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Cross-border project comes to a close

By Messenger Staff
Monday, October 6
On October 4, 2014, the closing conference of the project “Crossing the Border: Networking Armenian and Georgian Experts” took place at Ilia State University.

The project was implemented by the non-governmental organizations BTKK – Policy Research Group (Tbilisi, Georgia) and the Armenian Center for Transatlantic Initiatives (Yerevan, Armenia) with the financial support of the the Black Sea Trust for Regional Cooperation, a Project by the German Marshall Fund of the United States.

The project lasted for seven months in 2014 and its goals were to establish a new network of Georgian and Armenian experts working in different fields; conducting research and preparing analytical papers about major political, economic or other developments across the border, and thus, encouraging future cooperation between Georgian and Armenian NGOs.

“BTKK - Policy Research Group (Georgia) and the Armenian Center for Transatlantic Initiatives (Armenia) have a great deal of expertise in conducting comprehensive research on public policy and regional policy issues of the South Caucasus. The project partially addressed the lack of information and more specifically the lack of high standard expertise as one of the causes of uniformed and stereotyped analysis of developments across the border widespread in both countries. The result of the project was the establishment of a network of experts and NGOs, which can help media and other societal actors in getting access to reliable information about public policy issues in Armenia and Georgia. The project has also contributed to raising awareness about the political developments in both countries,” Tornike Turmanidze, the director of the project told The Messenger.

In the course of the project, four Armenian and four Georgian experts travelled to Tbilisi and Yerevan, gathered research data, conducted interviews with representatives of government, opposition, business, NGOs, think tanks and academia, and together prepared eight research papers on issues related to the neighboring country’s foreign policy, media, economy, public policy and civil society.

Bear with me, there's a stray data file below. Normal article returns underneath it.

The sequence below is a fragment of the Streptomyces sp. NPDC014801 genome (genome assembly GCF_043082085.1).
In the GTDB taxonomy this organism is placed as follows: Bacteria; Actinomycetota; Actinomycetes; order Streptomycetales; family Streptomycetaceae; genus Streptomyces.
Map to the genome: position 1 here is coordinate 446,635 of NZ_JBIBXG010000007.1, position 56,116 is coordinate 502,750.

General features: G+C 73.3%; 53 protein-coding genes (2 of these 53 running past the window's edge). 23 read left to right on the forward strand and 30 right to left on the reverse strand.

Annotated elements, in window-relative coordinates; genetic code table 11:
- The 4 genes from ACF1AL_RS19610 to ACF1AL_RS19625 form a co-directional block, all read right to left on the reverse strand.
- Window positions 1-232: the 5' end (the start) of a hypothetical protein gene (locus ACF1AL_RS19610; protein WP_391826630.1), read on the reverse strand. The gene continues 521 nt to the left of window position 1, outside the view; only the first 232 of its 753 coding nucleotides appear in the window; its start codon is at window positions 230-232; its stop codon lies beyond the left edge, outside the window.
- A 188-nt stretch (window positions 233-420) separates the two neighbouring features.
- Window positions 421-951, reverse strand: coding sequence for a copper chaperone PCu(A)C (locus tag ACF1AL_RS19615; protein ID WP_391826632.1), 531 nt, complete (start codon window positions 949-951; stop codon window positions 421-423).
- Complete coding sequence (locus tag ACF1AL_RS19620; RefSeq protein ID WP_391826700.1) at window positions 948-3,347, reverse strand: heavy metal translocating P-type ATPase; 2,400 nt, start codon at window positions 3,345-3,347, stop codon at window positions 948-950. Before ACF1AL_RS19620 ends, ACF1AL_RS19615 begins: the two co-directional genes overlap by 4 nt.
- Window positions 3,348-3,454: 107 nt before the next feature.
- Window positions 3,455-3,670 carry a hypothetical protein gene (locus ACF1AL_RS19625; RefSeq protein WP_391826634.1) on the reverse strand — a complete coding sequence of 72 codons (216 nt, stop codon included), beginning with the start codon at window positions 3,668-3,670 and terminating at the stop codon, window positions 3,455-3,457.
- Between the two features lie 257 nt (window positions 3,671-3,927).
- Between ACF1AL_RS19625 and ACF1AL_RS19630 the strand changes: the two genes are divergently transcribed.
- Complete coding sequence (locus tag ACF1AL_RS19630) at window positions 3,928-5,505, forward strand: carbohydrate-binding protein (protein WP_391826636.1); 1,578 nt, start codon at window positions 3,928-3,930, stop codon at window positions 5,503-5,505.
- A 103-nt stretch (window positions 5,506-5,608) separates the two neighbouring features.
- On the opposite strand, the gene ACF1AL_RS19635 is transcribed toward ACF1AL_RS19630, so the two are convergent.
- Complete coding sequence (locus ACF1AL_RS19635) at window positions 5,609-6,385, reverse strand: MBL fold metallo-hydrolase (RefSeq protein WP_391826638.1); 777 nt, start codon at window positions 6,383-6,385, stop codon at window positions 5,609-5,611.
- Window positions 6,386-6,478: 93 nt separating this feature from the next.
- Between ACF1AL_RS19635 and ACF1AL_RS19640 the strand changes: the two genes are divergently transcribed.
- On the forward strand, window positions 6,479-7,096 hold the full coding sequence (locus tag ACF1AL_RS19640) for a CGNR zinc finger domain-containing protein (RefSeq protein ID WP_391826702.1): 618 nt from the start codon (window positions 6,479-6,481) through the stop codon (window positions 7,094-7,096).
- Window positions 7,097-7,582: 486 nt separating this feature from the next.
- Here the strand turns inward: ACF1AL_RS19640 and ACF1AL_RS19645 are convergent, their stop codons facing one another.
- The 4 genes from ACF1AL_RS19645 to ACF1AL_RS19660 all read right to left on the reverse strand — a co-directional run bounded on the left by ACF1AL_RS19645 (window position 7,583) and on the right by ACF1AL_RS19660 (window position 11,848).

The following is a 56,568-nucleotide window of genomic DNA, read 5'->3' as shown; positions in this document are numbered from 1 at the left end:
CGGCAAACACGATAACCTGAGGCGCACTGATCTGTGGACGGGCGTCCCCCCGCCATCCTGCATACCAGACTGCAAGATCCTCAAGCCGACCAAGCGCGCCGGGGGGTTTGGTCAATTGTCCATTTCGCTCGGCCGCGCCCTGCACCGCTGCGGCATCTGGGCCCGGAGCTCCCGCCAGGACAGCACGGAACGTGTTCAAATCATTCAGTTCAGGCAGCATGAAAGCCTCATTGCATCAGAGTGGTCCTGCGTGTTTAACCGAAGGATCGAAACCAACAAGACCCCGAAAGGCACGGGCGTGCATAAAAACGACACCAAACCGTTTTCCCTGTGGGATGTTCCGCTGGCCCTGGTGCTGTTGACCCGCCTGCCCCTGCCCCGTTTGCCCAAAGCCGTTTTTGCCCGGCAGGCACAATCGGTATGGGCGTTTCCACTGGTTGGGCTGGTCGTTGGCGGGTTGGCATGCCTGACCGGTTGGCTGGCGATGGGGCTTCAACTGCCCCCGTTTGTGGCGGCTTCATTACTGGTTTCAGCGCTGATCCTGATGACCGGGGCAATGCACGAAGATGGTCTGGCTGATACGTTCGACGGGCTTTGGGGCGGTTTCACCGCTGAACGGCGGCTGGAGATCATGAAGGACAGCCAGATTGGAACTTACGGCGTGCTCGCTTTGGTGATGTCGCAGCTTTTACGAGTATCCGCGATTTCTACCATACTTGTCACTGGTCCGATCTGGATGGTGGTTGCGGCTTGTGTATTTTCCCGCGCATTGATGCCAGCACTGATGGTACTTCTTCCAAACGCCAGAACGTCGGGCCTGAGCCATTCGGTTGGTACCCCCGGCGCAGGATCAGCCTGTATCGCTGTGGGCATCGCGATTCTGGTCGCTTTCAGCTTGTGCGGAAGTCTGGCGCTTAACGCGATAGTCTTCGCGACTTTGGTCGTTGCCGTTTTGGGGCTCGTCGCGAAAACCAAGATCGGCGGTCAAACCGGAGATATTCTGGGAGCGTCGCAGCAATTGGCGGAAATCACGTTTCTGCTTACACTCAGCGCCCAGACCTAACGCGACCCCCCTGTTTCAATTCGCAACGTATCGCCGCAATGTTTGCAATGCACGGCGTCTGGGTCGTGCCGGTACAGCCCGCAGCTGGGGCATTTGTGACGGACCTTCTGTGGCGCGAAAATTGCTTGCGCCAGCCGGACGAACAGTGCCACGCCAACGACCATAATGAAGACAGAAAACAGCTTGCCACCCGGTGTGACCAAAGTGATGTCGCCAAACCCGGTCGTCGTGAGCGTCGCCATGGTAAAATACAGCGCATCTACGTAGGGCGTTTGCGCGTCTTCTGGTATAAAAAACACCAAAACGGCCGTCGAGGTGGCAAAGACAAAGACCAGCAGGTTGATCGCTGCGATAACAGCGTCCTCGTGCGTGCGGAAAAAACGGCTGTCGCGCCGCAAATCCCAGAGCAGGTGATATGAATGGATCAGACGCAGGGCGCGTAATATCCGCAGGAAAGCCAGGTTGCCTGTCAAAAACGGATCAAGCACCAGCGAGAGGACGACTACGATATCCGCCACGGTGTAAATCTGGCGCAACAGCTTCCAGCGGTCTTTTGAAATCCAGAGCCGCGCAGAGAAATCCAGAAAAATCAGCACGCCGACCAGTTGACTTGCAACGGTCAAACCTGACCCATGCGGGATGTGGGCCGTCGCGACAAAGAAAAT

“The exchange and networking of experts is a tool for creating a platform for future cooperation between the civil societies of the two countries. Through this project, researchers in Armenia and Georgia had an opportunity to learn more about relevant policy issues in their neighboring country and, hence, were able to engage in a more fact-based and less stereotyped dialogue. The network of experts established by this project serves as a solid basis for future cooperation, developing new ideas and initiatives between Armenian and Georgian NGOs,” Turmanidze told the paper.

The collection of works by project participants was published under the title View across the Border: Policy and Society in Armenia and Georgia. It includes the following research papers (in Russian, with their executive summaries in English): “Armenia’s Path towards Eurasian Union: Causes and Prospects” by David Batashvili, “Turkish Policy in Georgia: Social and Economic Implications of Integration Projects” by Vahram Ter-Matevosyan, “Media Ethics in Armenia: Practice and Challenges” by Tamar Khorbaladze, “Online Media in Georgia: Challenges and Development Perspectives” by Anna Barseghyan, “E-governance in Armenia: Achievements and Challenges” by Tamaz Akhobadze, “Civic Activism in Georgia: Achievements and Challenges” by Narine Daneghyan, “Pension Reform in Armenia: Opportunities and Challenges” by Irina Guruli and “Georgia: Why And How to Reform the Pension System?” by Susanna Karapetyan.